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It's a trivial task to find out if an object is referenced by something else or not. What I'd like to do is identify whether or not it's actually being used.

My solution originally involved a combination of a table that held a list of objects in the database and an hourly job.

The job did two things. First, it looked for new objects that had been added to the database since the last run. Secondly, it looked at sql's object cache. If an object in the table was listed in the cache, it was marked off in the table as having been recently "seen" in use.

At the end of a six month period or whatever, the contents of the table were examined. Anything listed in the table that hadn't been seen referenced since I started monitoring were probably safe to backup and remove.

Sure, there is the possibility of objects that are only used, say, once a year or whatever, but it seemed to work for the most part.

It was kind of a pain to work with, though.

There are about a half dozen databases I'm working with, the majority of which have tons of legacy tables on them, which remain long after their original creators moved on to other companies.

What I'm looking for is a fairly reliable method of keeping track of when an object (table, view, stored procedure, or function) is getting called.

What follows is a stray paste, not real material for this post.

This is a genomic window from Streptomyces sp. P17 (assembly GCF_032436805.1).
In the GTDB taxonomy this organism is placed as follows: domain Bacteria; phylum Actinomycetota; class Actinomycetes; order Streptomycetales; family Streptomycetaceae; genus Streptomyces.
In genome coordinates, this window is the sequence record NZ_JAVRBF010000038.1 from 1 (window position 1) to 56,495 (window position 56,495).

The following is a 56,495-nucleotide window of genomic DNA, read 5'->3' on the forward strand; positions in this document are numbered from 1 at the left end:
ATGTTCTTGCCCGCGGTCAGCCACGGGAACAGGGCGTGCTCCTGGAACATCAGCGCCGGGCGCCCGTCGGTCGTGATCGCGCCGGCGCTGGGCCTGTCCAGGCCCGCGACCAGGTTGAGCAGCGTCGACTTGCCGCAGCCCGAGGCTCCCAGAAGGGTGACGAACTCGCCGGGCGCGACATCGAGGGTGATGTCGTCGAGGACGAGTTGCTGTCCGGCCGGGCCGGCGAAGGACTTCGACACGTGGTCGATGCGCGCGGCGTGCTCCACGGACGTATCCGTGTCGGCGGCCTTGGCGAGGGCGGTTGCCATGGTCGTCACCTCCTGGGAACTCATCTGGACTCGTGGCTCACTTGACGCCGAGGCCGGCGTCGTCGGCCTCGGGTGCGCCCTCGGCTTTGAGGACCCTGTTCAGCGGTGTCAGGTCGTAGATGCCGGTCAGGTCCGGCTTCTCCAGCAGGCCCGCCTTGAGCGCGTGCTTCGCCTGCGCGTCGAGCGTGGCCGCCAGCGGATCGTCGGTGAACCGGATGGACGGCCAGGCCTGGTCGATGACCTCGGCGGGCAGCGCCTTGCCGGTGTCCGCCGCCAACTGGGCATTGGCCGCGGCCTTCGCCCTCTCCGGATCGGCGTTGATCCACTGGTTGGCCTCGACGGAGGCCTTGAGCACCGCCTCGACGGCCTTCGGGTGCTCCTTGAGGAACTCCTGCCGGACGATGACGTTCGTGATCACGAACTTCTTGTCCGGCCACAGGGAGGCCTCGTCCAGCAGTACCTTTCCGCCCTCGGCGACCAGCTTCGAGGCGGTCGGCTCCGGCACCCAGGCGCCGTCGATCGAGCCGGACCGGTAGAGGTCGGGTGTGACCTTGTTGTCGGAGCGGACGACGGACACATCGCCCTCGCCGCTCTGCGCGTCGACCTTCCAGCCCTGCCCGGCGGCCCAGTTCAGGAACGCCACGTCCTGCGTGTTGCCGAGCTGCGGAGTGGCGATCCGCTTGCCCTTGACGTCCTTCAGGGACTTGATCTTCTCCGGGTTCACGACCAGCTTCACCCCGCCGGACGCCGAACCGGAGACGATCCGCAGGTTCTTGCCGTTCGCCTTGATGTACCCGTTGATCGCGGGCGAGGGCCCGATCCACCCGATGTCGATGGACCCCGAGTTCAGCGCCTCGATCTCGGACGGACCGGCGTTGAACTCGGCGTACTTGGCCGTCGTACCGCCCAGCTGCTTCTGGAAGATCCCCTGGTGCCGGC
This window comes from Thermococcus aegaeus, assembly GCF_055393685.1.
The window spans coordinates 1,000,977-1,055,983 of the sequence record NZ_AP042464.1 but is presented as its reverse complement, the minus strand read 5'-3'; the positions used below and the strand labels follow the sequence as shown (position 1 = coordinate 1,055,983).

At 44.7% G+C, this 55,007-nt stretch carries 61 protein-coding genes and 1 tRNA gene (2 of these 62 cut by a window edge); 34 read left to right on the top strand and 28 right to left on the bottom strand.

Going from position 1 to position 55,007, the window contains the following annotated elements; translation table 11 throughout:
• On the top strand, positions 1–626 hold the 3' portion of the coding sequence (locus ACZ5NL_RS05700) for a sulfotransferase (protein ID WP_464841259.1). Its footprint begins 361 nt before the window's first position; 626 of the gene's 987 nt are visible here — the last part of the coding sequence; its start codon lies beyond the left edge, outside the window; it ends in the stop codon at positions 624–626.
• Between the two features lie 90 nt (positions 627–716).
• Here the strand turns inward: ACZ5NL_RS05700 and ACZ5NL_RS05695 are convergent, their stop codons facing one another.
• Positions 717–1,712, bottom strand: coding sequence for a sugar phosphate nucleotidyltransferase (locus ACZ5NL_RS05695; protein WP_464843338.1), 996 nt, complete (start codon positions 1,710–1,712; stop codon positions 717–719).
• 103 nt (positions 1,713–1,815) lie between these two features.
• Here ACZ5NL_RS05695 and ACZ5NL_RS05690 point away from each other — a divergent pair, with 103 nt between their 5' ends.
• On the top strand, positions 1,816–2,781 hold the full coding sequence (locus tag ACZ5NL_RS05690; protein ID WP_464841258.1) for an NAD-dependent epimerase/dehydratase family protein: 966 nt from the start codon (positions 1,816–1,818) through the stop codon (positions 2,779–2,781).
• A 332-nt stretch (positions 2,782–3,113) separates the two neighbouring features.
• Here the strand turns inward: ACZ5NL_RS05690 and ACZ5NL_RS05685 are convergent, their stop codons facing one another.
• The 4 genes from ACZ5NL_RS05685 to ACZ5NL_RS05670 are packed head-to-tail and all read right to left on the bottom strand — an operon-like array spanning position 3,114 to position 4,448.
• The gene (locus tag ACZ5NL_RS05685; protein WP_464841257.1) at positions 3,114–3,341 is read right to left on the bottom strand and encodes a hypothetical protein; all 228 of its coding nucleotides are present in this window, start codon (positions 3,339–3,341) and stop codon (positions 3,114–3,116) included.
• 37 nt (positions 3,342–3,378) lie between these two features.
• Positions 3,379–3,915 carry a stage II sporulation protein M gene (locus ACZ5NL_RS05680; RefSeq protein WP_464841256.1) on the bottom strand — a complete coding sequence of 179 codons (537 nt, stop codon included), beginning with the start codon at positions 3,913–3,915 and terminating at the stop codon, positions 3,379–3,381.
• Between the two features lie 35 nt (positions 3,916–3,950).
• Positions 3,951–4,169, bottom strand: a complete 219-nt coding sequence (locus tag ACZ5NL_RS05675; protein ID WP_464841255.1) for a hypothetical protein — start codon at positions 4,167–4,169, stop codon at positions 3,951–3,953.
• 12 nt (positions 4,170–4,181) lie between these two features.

For those of you who currently monitor this sort of thing, what method/code do you use and would you recommend it?

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1 Answer 1

up vote 20 down vote accepted

With SQL Server 2005, you can use the dynamic management view sys.dm_db_index_usage_stats. The name says "index" but that's a little misleading - every table has an entry in here, even if it doesn't have any indexes. Here's a useful query from SQL Magazine:

SELECT 
  t.name AS 'Table', 
  SUM(i.user_seeks + i.user_scans + i.user_lookups) 
    AS 'Total accesses',
  SUM(i.user_seeks) AS 'Seeks',
  SUM(i.user_scans) AS 'Scans',
  SUM(i.user_lookups) AS 'Lookups'
FROM 
  sys.dm_db_index_usage_stats i RIGHT OUTER JOIN 
    sys.tables t ON (t.object_id = i.object_id)
GROUP BY 
  i.object_id, 
  t.name
ORDER BY [Total accesses] DESC

Here's the original article:

http://www.sqlmag.com/Article/ArticleID/53878/sql_server_53878.html

Keep in mind that these usage statistics reset when SQL Server restarts.

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1  
How do I adapt this to find unused views and stored procedures? –  Funky Si Apr 23 '13 at 11:31
1  
@FunkySi unfortunately, you can't. SQL Server doesn't track similar data for views or stored procedures. –  Brent Ozar Apr 23 '13 at 15:16

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